Dakota Plains Holdings' CEO Discusses Q4 2013 Results - Earnings Call Transcript

| About: Dakota Plains (DAKP)

Dakota Plains Holdings, Inc. (NYSEMKT:DAKP)

Q4 2013 Results Earnings Conference Call

March 14, 2014 11:00 AM ET


Craig McKenzie - Chairman and CEO

Tim Brady - Chief Financial Officer

Gabe Claypool - President and COO


Jared Lewis - Northland Securities

Nick Shermeta - Northland Capital Markets


Good day, ladies and gentlemen, and thank you for waiting. Welcome to the Dakota Plains 2013 Fourth Quarter and Full Year Earnings Conference Call. During today's presentation all parties will be in a listen-only mode. Following the presentation the conference will be opened for questions. (Operator Instructions).

Before we begin, I will review the Safe Harbor statements. The conference call may contain forward looking statements that are made pursuant to the Safe Harbor provisions of the Private Securities Litigation Reform Act of 1995. Forward-looking statements involve risks, uncertainties and assumptions, as described from time to time in registration statements and in reports that the company has filed with the SEC.

All statements other than statements of historical facts which address the company’s expectations of future and expected financial performance, business prospects, developments strategies and similar matters can be identified as forward-looking statement. As a result, there can be no assurance that some of these will result will not be materially different from those described here-in.

We caution listeners that these forward-looking statements are expected only as of the date hereof. The company hereby expressly disclaims any obligation or undertaking to release publicly updates or revisions to any such statements that will reflect any change in the company's expectations or any change in events, conditions or circumstances on which those statements are based.

With that, I’d like to now turn the call over to Craig McKenzie, Chairman and Chief Executive Officer for opening comments.

Craig McKenzie

Okay. Thank you Emily and welcome everyone to the Dakota Plains fourth quarter and full year 2013 financial results conference call. I'll be hosting today's call along with my colleagues, Tim Brady, our CFO and Gabe Claypool our President and COO.

Today's call will begin with an overview followed by discussions of our financials and operations and then we’ll spend time taking your questions.

2013 was a transformative year for Dakota Plains; also it was a significant build out year for the company. Now still need to keep that in mind when reviewing our financial results. I want to say upfront that I am proud of what our team of only 8 employees along with our Board of Directors has done to position Dakota Plains for the future.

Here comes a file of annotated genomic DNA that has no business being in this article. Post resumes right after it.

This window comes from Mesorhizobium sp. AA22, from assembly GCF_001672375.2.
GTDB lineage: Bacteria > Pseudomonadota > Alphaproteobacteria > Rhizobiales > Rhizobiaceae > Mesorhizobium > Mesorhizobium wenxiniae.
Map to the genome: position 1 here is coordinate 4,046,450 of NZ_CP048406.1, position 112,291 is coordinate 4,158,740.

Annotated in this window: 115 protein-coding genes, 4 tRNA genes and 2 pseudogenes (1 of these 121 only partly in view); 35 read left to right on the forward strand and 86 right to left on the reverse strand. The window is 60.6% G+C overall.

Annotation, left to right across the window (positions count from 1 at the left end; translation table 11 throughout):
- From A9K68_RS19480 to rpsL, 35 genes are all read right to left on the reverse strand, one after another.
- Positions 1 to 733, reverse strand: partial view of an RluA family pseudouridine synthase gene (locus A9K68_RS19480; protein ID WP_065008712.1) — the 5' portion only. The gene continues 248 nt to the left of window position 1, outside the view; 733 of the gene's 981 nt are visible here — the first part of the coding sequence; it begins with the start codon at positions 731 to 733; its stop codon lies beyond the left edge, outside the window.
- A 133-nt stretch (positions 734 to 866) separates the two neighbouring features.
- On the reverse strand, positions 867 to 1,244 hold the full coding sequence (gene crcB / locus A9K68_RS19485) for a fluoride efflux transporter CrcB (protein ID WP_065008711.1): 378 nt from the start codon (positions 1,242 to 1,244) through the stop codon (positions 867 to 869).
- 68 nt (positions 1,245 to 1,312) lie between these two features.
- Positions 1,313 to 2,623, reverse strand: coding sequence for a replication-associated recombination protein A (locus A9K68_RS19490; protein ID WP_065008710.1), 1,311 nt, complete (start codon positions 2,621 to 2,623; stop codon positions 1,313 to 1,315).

In 2013, we set out to improve the company by; one, authorizing the construction of Pioneer; two, strengthening our balance sheet; three, launching our inbound business; and four transforming from a passive holding company to a company that provides direct oversight of our transloading joint venture operations, which we consider to be the heart of our business.

I am proud to say we accomplished all four of these goals. We delivered the $50 million Pioneer project on-time safely and under budget against the adverse weather conditions for much of the year, and Gabe, welcome back. We reduced our senior notes by $19 million to strengthen our balance sheet. We secured UNIMIN as an anchor tenant in our inbound business. And last, we became the managing partner for our transloading operations which enabled us to consolidate transloading’s financial reporting. As a result, we now have over $80 million of assets on our balance sheet and are providing greater transparency for investors. We accomplished these goals amidst challenging market conditions, so let’s talk about that.

Our marketing joint venture suffered from narrow spread between Brent and WTI. The average monthly spread peaked at about $21 a barrel in February 2013 and collapsed to a low of about $3 a barrel in July. The spread slowly recovered to about $13 a barrel by the middle of the fourth quarter. The Brent to WTI spread is a key factor and the ability of our marketing joint venture to not only cover the costs of crude by rail but turn to profit. For much of last year the spread was narrow and our marketing joint venture struggled to achieve profitability.

Let’s turn our attention to the future, coming off of a transformative year we have established a strong platform for future growth and look forward to generating sustainable value for shareholders in the months and years to come. For 2014 and beyond we have four objectives, first is to increase the throughput at Pioneer at present we are running at about 34,000 barrels a day and that we have line of sight on achieving our goal of 45,000 barrels a day on average for the year. Gabe will have more to say about this in a moment.